This series combines photographs made by my father in the 1980s and pictures made by me as a response 30 years later. The archival images from dusty crumbling black and white negatives and faded colour slides were new to me. Rolled up and kept in boxes they were forgotten as soon as the few selected darkroom prints were made. Weeks of scanning revealed photographs of family life, travels, political gatherings and everyday events in the last decade of the Soviet Union.
I am initiating a visual dialogue in 3 dimensions- over two different eras, two different geographical points and two different political regimes. To make the pictures that form my response I have sourced expired photographic films as old as the ones that my father had used.
When building this fluid visual narrative, I'm questioning and debating notions of memory, change, expectation and nostalgia. Treating the newly discovered family album as a cell in the organism of European history I extend the conversation to the present tense - I wonder what happens to fulfilled hopes and battles that have been won, and where do projections of the future go once the future is upon us.
In In Silver I weave two timelines into one - train travels across the Soviet Union happen at the same time as hiking in Scottish landscape; political gatherings provide background noise for night walks in blooming parks; the evening light fills the west facing kitchen just as a diver hits the water. There is an irregular synchronicity in both timelines - as if a piece of well used carbon paper was placed in between. A deep desire to discover life to the west of the Iron Curtain mirrors an impulsive decision to move to a country only associated with mountains and sheep until then. Two struggles for independence take place, both heavily emotional and overwhelming- one succeeds one does not. A lack of trust in, and rebellion against, the existing system prevails, yet the alternative aimed for in one time is the system in another.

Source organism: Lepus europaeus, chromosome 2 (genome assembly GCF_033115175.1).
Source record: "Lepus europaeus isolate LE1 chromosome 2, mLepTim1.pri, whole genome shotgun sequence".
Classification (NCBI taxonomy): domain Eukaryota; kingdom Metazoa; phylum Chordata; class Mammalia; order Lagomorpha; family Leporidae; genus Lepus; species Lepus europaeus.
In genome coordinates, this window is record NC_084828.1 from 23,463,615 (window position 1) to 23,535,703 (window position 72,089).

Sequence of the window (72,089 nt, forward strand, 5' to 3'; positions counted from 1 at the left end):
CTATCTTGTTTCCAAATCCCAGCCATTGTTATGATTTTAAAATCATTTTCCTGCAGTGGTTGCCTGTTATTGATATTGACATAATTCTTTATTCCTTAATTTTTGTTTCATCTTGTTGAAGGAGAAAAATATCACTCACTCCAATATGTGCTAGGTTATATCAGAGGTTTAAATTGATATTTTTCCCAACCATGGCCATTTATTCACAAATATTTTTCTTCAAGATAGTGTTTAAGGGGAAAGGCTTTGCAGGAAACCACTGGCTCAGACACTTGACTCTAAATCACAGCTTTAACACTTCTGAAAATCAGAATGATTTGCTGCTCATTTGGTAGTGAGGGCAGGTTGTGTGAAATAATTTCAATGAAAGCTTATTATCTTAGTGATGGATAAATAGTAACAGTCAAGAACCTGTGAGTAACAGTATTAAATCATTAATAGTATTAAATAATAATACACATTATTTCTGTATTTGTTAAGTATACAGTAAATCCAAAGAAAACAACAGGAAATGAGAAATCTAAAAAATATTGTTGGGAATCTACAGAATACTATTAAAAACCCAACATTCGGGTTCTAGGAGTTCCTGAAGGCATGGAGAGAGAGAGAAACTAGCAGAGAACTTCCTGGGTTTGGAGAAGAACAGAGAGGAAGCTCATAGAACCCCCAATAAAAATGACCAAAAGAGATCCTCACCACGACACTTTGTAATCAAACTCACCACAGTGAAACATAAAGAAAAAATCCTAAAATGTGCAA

Most photographs are not made with an intention to record history. The ones that do often have ulterior motives. Pictures are taken to keep a memory, to share a moment, to leave legacy, to prove and to mislead. Family albums are constructed to keep the chronological order of events, an edited version of lives with significant faces, occasions and places featured. When photograph after photograph is placed into an album (whether physical or digital) there isn't much thought of this being a record of history.
‘Oh that's just us having lunch after an independence rally.’
‘In this one your mother is holding a bottle of Pepsi Cola- those were hard to get.’
‘This is me under water, on the day the UK voted leave,’
'This is my first trip to the West, I went to Denmark.'
'And here - we just came back from a week in Poland where we were selling deficit items during the blockade.'
These dialogues speak of multiple migrations, four family members in four different countries, not always through choice. They examine the collapse of one political system and the slow agony of another. Most of this argent conversation though is spent exploring beauty, humour, colour, light, and a persistent sense of hope - possibly written in the genes, or just in silver particles as old as myself.
This work was partly supported by the IdeasTap Innovators Fund, Eaton Fund award, Lithuanian Photographers Union and Glasgow Visual Artist Award.